Chartrand says a big part of understanding First Nations patients is developing relationships with them and being respectful. "We understand that it's hard to eat healthy on a social services budget," she says. "We also recognize that being physically active doesn't mean doing 150 minutes of exercise a week. Berry picking, going canoeing, or taking a walk in the bush with your grandchildren are all examples of physical activity that are culturally relevant for First Nations people."

Lorraine McLeod, the Provincial Coordinator of Training with DIP, says the screening teams are trained to recognize the importance of family when talking to patients. "You have to learn about a person's social network. A First Nations family will often have three generations living in their house. Grandparents are bringing up their grandchildren. So we build on that strength. For example, instead of throwing a package of food into the microwave, why not teach your grandchildren how to cook a healthy meal?"

DIP is making a difference in the health of its patients, says Lavallee.

"We've discovered that the average sugar count per patient has decreased one to three per cent after seeing a DIP nurse more than two times. People are able to reduce the sugar in their diet, reduce their weight and reduce their blood sugars. It's an affirmation that what we're doing is working. To see a person go from a blood sugar level of 13 down to 7 or less is incredible."

An evaluation of DIP noted the mobile clinics provided the following benefits:

  • Access to diabetes screening and care services.
  • Measurable improvements in the conditions of clients with diabetes in glycemic (Alc), blood pressure and cholesterol.
  • Improvements in indicators were sustained over a number of years.
  • Shorter average time since the last visit than the clients of other programs.

"DIP is the top performer with respect to weight loss, glycemic control and blood pressure control," the evaluation read in part.

Left unmonitored and untreated, Type 2 diabetes can go on to cause kidney disease, heart complications, blindness and amputations. Having to go on dialysis after kidney failure alone costs the health-care system an estimated $60,000 per year.

"We theorize that if we can help 10 people keep their blood sugar at a safe level, they won't go on to need dialysis or amputation or have heart failure," says Lavallee. "That's a savings of $10 million health-care dollars for those 10 people alone."

With an eye on the future of diabetes care, Chartrand is working to have the DIP teams hooked up to the provincial eChart system, which would allow the nurses to view all medications prescribed to each patient, and the results of any tests they've undergone.

"Our nurses ask everyone to bring in their medications, but people forget, and it can be a nightmare tracking what medications they're using, for everything from lowering cholesterol to protecting their kidneys," she says.

At the Sandy Bay Health Centre, Beardy ran into that uncertainty with one patient, who couldn't remember when she had last taken her medications or how much she had left. The woman said she felt sick when she took some of the medications, so she stopped taking them, and was uncertain about her schedule for the other medications.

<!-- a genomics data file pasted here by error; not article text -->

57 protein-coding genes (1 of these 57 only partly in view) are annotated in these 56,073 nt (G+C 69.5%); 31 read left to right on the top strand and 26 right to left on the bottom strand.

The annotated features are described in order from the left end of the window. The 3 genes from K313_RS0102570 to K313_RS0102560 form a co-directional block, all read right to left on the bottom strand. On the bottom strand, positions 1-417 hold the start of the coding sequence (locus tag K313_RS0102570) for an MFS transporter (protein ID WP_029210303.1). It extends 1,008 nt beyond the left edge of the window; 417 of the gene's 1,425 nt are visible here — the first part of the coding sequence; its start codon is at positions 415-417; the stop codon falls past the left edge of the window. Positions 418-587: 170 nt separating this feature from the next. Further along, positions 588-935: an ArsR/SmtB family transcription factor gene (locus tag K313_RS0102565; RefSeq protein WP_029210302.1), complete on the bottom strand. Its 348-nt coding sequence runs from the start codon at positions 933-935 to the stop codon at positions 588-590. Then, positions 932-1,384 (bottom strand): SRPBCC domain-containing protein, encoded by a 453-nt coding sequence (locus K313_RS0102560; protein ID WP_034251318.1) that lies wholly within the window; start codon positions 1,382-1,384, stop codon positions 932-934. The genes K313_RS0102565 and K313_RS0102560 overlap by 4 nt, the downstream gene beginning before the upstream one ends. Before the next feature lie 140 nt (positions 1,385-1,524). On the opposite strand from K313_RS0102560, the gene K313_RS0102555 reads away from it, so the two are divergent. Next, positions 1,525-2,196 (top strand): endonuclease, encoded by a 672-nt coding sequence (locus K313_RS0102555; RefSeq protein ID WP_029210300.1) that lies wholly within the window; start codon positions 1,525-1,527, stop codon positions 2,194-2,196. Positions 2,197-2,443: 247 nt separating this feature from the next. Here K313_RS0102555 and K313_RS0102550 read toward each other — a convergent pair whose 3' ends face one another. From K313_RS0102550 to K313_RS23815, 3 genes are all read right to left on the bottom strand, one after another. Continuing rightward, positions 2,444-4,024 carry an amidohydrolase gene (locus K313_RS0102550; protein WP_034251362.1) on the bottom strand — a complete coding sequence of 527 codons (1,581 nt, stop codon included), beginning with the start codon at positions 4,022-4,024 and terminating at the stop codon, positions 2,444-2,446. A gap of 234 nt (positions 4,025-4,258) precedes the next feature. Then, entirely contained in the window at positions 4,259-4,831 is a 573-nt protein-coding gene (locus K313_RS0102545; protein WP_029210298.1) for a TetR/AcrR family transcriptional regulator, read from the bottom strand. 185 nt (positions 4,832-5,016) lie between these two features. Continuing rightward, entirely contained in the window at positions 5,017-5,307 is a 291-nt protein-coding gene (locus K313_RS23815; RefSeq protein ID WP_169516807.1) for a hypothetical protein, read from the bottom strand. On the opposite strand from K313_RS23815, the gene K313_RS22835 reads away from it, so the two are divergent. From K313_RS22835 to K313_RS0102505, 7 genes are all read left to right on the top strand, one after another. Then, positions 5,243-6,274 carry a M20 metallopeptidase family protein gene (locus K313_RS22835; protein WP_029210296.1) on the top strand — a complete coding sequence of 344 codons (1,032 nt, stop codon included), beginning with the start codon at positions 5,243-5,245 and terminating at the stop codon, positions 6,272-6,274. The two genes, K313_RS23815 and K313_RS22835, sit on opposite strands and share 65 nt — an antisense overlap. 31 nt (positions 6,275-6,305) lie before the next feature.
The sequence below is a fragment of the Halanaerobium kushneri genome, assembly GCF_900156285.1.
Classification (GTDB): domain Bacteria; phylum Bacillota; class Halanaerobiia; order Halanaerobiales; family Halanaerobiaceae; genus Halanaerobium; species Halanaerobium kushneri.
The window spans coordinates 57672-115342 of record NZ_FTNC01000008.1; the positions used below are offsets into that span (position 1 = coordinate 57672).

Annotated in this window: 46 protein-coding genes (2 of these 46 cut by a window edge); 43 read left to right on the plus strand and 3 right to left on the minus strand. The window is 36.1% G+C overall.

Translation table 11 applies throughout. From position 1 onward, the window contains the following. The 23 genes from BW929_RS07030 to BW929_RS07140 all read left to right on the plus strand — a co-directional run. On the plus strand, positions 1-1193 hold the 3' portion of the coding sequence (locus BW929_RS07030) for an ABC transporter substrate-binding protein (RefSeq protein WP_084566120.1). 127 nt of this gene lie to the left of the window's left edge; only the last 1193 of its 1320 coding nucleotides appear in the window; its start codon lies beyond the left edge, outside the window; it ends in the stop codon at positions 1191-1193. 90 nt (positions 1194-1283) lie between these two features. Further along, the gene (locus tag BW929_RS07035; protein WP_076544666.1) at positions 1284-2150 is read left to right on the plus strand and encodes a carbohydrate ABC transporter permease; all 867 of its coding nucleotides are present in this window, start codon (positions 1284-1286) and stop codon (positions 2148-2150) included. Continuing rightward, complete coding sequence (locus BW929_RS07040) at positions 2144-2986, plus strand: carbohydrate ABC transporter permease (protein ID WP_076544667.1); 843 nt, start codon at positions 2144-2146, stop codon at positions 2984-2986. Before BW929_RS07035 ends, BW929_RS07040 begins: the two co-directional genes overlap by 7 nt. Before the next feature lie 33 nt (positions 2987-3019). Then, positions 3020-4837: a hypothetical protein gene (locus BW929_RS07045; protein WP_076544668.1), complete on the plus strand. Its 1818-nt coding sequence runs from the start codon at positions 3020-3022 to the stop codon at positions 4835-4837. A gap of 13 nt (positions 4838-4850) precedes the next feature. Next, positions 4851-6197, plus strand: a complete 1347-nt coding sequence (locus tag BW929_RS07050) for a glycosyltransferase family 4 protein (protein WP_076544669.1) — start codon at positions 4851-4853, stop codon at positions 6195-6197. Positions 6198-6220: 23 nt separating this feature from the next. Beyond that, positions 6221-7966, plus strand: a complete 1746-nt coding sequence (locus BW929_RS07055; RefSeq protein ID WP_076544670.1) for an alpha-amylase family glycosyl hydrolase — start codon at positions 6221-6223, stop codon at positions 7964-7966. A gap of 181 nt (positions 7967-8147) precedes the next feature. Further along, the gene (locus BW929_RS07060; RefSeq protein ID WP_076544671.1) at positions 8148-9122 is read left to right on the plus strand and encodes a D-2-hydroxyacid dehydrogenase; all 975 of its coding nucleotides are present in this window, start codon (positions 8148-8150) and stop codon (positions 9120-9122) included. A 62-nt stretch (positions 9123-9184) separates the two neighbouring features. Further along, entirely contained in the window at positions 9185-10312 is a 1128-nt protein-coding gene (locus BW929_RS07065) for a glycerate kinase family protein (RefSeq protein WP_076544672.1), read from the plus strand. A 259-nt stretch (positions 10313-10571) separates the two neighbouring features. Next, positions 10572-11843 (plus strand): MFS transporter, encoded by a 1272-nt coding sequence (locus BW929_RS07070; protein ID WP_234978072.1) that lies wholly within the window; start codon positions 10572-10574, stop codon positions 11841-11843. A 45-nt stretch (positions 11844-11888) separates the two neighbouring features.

"I talked to her about going back to see her doctor in Portage la Prairie, and also wrote a letter to her doctor," says Beardy. "This is why we ask everyone to bring in their pills, because they can't remember the names of the medicines."

Eventually, Chartrand would like to see the DIP screening teams expanded so that all 64 First Nations in the province would receive care, rather than just the 19 currently served.

Another wish is to see the DIP model of mobile screening teams being used for other health-care concerns, such as cancer and heart health. She adds there's also a need to work better with regional health authorities in the province, and other interested health-care institutions. "Some are taking up our model," she says. For example, the Winnipeg Health Region's Manitoba Renal Program has teamed up with DIP to create the First Nations Community Based Screening to Improve Kidney Health and Prevent Dialysis project (FINISHED). Using the DIP model and funded through Health Canada, it operates a mobile kidney screening clinic in 11 First Nations communities.

Indeed, the DIP model of mobile care has proven so successful that it was recognized nationally in 2011, when it was presented to the executive committee of First Nations and Inuit Health Branch, Manitoba Region, Health Canada.

"People feel better after our teams visit, better able to take care of themselves," says Chartrand. "Our job is to support them, and teach them using small steps. Our people are human, they're sick, and that makes each one of them important to us."

Susie Strachan is a communications advisor with the Winnipeg Health Region.

Wave: January / February 2015

About Wave

Wave is published six times a year by the Winnipeg Health Region in cooperation with the Winnipeg Free Press. It is available at newsstands, hospitals and clinics throughout Winnipeg, as well as McNally Robinson Books.